Mayor of London outlines water cannon plans
The London mayor has written to the home secretary outlining plans to equip the Met Police with water cannon.
Boris Johnson wrote to Theresa May to say that he will consult the public on their views on use of the devices in "extreme circumstances".
A final decision by London policing authorities is expected in February, Mrs May would then have to decide whether to licence the machines.
But the Home Office insists it will not fund the purchase of water cannon.
The mayor is hopeful the crowd-control weapons will be available for police in London by the summer.
There are plans to buy three cannon from Germany costing £30,000 each which would be modified for use in the UK.
In a letter to Mrs May, Mr Johnson stated he was "broadly convinced" of the value of having the cannon as a resource.
He said: "Should the engagement plan reveal serious, as yet unidentified, concerns I will, of course, take these into consideration and share them with you before you make any decision to licence this non-lethal tool".
The Mayor's Office for Policing And Crime (MOPAC) said that since the riots in August 2011 the police and the independent Inspectorate of Constabulary had argued that water cannon should be one of the tools available to deal with serious public disorder.
A MOPAC spokeswoman said: "This is supported by the vast majority of the public.
"MOPAC will now be undertaking a period of public engagement to get the views of Londoners, prior to any final decision to purchase water cannon."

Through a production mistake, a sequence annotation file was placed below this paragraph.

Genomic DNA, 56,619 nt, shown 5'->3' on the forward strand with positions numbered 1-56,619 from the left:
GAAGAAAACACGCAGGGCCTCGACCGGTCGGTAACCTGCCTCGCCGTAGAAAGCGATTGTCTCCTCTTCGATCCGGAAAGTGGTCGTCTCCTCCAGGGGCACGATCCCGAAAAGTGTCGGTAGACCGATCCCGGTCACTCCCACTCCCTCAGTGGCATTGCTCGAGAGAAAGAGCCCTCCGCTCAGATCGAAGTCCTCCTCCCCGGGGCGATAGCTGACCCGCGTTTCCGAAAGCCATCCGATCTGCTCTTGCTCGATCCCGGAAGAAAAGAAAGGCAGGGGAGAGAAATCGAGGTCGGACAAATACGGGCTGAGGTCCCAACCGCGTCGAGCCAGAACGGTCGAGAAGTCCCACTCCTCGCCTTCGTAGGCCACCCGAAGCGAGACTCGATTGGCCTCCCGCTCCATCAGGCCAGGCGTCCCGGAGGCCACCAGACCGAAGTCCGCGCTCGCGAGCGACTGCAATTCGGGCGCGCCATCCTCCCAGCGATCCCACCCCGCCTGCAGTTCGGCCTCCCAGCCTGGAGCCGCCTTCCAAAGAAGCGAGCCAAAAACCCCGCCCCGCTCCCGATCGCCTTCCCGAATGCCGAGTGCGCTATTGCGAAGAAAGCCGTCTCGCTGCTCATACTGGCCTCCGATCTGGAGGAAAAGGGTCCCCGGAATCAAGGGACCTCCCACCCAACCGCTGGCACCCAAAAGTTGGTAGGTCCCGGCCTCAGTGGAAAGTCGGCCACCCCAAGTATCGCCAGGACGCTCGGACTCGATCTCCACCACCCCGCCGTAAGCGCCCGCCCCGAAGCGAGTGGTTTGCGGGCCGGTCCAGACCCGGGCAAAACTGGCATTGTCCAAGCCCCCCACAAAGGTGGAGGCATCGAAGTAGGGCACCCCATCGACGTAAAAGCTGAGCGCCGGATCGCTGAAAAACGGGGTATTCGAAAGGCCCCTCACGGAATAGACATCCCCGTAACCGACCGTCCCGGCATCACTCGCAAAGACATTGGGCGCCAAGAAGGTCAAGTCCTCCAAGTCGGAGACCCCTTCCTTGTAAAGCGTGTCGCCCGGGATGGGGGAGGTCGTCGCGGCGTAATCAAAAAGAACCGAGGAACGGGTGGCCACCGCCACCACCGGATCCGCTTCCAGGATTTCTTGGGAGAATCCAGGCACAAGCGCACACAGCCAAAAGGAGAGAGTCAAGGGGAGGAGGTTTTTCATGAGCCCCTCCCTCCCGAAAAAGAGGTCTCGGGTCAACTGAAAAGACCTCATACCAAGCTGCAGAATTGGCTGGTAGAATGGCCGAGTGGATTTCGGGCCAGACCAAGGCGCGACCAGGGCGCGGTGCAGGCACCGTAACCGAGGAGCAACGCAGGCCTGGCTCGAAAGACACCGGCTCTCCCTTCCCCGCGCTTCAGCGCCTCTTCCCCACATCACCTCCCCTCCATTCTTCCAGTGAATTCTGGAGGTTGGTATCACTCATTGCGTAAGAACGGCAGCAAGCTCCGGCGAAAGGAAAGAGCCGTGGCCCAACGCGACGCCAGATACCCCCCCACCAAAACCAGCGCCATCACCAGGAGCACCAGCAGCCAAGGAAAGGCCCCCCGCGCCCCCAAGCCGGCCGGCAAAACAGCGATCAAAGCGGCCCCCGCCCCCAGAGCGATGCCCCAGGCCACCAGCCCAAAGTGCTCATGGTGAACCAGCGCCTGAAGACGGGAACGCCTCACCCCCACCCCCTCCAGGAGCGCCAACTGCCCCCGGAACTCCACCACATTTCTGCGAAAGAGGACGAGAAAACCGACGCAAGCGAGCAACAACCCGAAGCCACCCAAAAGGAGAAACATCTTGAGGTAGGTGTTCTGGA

Last year around 3,000 British police officers received water cannon training before being deployed to Northern Ireland as part of the security operation for the G8 summit.
Water cannon has been used in Northern Ireland, but not on the UK mainland.
At the annual Police Federation conference last year the Home Secretary told delegates that she was considering requests from a number of UK forces to use the machines.
The Home Secretary has rejected a request to pay for the Met Police's water cannon as a national asset.
London Assembly member Jenny Jones said water cannons were a step in the "wrong direction".
"People have a democratic right to protest and my fear is that once the mayor allows these weapons onto our streets we will see them being used against people exercising their legal right to protest," she said.
If the Home Secretary allowed use of the machines, an ethics panel chaired by Liberal Democrat peer and barrister Lord Carlile would look at when and how they should be used.